Life sends difficult times and hardships our way. God didn’t promise that His children wouldn’t have those days but He did promise that He would be with us through the trials. Recently, we lost our daughter to Acute Myeloid Leukemia. Her twins were nine years old when she was called home. Without my God, I know I could not have survived losing my only child. I don’t know what people do when they don’t have that relationship He freely gives to us. He provided the network of my church family to sustain me in those dark days. I lost both of my parents also…all within three months. In telling this, my point is that I do believe that God wants our involvement in a church, not just to worship and serve Him but to be a part of His kingdom. We are blessed to be a part of His church. A church that serves wholeheartedly. A loving church. A supportive church. I am blessed. I do believe that God put me where He planted me because, of course, He knew everything we would experience in this life. I want my life to be a testimony to Him and to serve Him until that moment I see Him face to face.

  • Pastor Thom,
    This is really, really good stuff.
    My mom passed away in 2011, I called her pastor friend that she had been serving with to tell him. He said to me that he wished every senior had the same mindset as my mom. She was very active in prison ministry, after-school Bible clubs in poor areas of the city, she did block parties, Vacation Bible School at several churches, had designed curriculum to help children learn Scripture faster and easier, and so much more.
    My mom had two Master’s degrees and at age 55 felt she didn’t have enough tools to do all the ministry she wanted to do and so she went to clown school to learn to be a professional clown learning to tie balloon animals, do magic tricks, and tell funny jokes.
    When she was 69, she was asked to come and homeschool seventeen children in Turkey where their missionary parents were in conference. At age 70, she went to China four times in two years to teach English to the professors at the University, but was also there as a covert missionary. She left my dad at home every time. He had no interest in doing all of those things and he was happy to support her in her desire to serve the Lord.
    I share my mom’s legacy with you so that you know that I have a very good example of how God can use people of any age if they are just willing and available.
    One would think that my mom was in good health to do all these things, but she really wasn’t. She had diabetes, high blood pressure, trouble with her feet and walking, and come to find out the day she died, it was amazing her heart had not exploded it was so weak. I say that to say, it just shows that when you really want to do something you will make a way. My mom did the VERY best she could with all her heart and all her strength to serve the Lord.
    As she was rolled to surgery on the day she died, she told the attendant, “No matter what happens, either way, I win.” We know that she did win that day and that she served Jesus to the very end of her life. What a legacy!

  • Our church full of seniors has joined with a church full of millennials. Our young pastor is right on scriptually and we have babies all over the place again. We just renewed our church membership and were expected to read I Am A Church Member before signing a statement of faith. Once I read it I realized why our pastor speaks so much about “preferences”. And…here it is again. I feel a bit pummeled by it. He is learning to be a good shepherd and we are hopefully learning to be good sheep. Just a thought, maybe you both could find a new word.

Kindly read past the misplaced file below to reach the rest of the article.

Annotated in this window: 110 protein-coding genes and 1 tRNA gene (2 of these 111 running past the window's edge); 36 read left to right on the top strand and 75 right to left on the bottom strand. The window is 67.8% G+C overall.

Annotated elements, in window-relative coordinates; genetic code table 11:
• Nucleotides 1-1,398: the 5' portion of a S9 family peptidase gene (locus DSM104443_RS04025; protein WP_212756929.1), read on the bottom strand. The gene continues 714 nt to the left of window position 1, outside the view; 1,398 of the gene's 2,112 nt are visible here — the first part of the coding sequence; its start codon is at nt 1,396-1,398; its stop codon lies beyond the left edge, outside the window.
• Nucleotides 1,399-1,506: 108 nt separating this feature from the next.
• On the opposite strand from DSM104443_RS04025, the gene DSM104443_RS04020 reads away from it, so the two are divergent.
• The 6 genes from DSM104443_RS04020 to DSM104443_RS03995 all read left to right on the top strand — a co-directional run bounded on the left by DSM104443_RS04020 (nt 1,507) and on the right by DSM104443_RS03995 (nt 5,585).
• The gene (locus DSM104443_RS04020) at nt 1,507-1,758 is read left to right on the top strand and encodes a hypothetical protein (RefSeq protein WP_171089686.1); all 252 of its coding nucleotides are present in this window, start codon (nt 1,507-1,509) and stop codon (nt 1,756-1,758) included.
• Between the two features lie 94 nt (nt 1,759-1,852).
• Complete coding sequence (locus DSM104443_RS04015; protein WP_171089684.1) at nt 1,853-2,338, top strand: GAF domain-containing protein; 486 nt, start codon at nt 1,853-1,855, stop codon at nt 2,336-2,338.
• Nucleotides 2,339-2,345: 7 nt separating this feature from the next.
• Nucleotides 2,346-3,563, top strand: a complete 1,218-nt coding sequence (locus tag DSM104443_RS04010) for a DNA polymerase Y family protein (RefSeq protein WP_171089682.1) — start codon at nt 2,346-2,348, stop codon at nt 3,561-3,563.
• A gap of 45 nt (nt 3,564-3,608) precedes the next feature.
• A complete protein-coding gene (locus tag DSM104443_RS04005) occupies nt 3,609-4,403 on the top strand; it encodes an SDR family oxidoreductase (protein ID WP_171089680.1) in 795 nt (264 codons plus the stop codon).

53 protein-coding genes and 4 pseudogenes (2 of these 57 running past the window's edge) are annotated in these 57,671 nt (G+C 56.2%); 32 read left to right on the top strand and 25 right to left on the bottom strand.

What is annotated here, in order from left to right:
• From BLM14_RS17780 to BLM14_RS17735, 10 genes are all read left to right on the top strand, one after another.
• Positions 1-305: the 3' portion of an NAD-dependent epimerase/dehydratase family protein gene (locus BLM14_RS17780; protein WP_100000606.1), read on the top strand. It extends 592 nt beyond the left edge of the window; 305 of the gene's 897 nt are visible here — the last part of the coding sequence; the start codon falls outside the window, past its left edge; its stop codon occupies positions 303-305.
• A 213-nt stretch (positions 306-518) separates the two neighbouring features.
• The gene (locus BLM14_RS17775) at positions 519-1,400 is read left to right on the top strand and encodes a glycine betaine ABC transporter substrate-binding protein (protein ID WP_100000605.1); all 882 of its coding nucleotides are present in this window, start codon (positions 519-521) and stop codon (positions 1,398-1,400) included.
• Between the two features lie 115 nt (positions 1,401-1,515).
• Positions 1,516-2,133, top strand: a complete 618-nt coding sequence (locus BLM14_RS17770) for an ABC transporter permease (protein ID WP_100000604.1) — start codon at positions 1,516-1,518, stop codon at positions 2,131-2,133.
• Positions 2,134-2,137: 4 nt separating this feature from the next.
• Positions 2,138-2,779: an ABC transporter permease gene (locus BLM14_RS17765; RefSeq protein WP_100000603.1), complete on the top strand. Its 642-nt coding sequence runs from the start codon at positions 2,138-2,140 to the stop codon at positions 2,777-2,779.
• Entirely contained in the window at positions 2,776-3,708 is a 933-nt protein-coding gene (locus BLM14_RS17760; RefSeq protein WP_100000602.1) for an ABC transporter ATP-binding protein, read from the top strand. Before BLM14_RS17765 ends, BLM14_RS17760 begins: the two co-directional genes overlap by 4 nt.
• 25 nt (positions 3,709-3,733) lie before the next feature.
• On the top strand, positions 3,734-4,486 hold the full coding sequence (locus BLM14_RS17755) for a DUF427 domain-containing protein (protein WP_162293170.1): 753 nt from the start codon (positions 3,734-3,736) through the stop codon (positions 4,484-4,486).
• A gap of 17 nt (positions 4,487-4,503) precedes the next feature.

• Very good advice! #5 nailed it! Gods blessings to you!

  • Those are all great points. One thing I missed in all the comments (and there may be some I missed) was the guidance of the Holy Spirit. He doesn’t lead us in different directions. Are we truly doing as we are being led, or doing what suits us. The Word of God is what sustains a church, old, young, and in between. A true Christian heart is a servants heart. We have to ask ourselves if we are exalting others above ourselves, preaching the Word of God, spreading the gospel of Jesus Christ. If that is happening, all that other stuff works its way out.

  • Technically I’m a Senior too at age 66. I think like so much this is a two-way street. We live in a culture that glorifies the under 30 crowd. In a month I go on a mission trip. I’m a recruiter for my agency. One of my recruits is 73 years young. I have a brother in my church, age 95. He leads a prayer group in our church and a Seniors Bible study in his apartment. He is my big brother. I want finish as strong as he is. Seniors have something very much appreciated in non-Western cultures. It’s called life experience.

  • It’s apparent there is a lack of discipleship and evangelism on both sides of the aisle.

  • Lack of discipleship and evangelism is at the heart of this issue on both sides of the isle.

  • Great post that needed to be shared. Brutally honest, but timely. Over the years I have met countless Sr. adults who were wonderful models of grace, love, and wisdom. But I have also encountered my share of those who fit your description of what you hope to never become. The latter group has always contained those who were my harshest critics and were adamantly against anything that remotely resembled change or would move the church forward to reach the next generation for Christ. Pray for them, love them, be patient with them, and honor their years of commitment to the church. I am often out of ideas as to how best to deal with such folks.

    I have often seen an “us and them” mentality between Sr. adults and younger church members which often leads to blow-ups and division. if the church is growing, let them know they are still a part and try to get them on board with the vision. Then pray without ceasing.